Read more:

Tony Evers defeats Scott Walker in Wisconsin’s governor’s race

After upending Wisconsin politics and infuriating liberals across the country, Gov. Scott Walker narrowly lost his bid for a third term to Tony Evers.

Tony Evers beats Scott Walker to win Wisconsin governor’s race in nail-biter

Democrat Tony Evers has won the Wisconsin governor’s race in a stunning upset of two-term Republican incumbent Scott Walker.

Evers launches ‘Tour for Change’ in closing days of campaign for governor

 

As the campaign for governor enters its last few days, Democratic candidate Tony Evers is touring the state in a school bus, outlining the sharp differences between himself and incumbent Scott Walker, who is well known for attacking public school educators and gutting funds for public education. Evers’ Tour for Change began Wednesday and continues through Monday, the day before the election. Below are scheduled bus tour stops as of Thursday, November 1.

Eau Claire:

W.R. Davies Student Center

77 Roosevelt Ave

Eau Claire, WI 54701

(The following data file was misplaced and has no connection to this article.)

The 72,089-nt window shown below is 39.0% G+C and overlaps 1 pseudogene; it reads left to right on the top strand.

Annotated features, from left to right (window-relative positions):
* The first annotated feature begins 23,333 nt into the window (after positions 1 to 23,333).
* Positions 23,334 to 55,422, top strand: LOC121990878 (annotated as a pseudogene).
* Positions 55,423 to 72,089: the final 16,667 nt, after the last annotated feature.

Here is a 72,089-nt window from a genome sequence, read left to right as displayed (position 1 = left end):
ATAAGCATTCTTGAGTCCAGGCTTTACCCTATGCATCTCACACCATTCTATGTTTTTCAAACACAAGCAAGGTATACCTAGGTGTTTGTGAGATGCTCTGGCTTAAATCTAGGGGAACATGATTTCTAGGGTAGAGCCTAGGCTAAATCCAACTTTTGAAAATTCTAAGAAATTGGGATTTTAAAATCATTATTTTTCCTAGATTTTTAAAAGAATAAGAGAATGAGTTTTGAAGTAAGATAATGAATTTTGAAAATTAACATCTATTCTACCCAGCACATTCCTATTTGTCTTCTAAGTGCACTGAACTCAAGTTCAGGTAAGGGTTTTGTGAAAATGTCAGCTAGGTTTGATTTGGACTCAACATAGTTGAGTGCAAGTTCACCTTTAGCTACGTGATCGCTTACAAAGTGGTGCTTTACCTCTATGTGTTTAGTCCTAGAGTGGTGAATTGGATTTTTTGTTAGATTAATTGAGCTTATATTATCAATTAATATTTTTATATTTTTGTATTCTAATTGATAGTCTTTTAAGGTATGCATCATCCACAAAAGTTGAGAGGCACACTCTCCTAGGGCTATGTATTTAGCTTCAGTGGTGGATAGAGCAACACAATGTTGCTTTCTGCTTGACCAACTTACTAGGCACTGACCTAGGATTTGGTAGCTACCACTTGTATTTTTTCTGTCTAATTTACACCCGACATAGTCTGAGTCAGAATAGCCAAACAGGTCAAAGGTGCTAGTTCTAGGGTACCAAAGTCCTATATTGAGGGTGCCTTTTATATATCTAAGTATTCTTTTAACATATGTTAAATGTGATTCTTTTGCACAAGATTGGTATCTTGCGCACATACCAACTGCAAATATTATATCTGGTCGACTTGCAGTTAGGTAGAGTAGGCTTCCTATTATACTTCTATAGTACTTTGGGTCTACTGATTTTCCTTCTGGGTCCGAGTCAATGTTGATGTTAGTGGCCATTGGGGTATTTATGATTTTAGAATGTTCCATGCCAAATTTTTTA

Thursday, November 1

Time: 12:15PM

events.mobilizeamerica.io/dpw/event/83074/

 

Hudson:

Hop and Barrel

310 2nd St

Hudson, WI 54016

Thursday, November 1

Time: 2:45PM

events.mobilizeamerica.io/dpw/event/83075/

 

Superior:

Thirsty Pagan Brewing

1623 Broadway St

Superior, WI 54880

Thursday, November 1

Time: 6:45PM

events.mobilizeamerica.io/dpw/event/83078/

 

Ashland:

Blue Wave Inn

2521 Lake Shore Dr W

Ashland, WI 54806

Thursday, November 1

Time: 9:15PM

events.mobilizeamerica.io/dpw/event/83081/

 

Rhinelander:

Rhinelander Cafe + Pub

33 N Brown Street

Rhinelander, WI 54501

Friday, November 2

Time: 9:45AM

events.mobilizeamerica.io/dpw/event/83083/

 

Wausau:

Marathon County Democratic Party

833 S 3rd Ave

Wausau, WI 54401

Friday, November 2

Time: 12:15PM

events.mobilizeamerica.io/dpw/event/83085/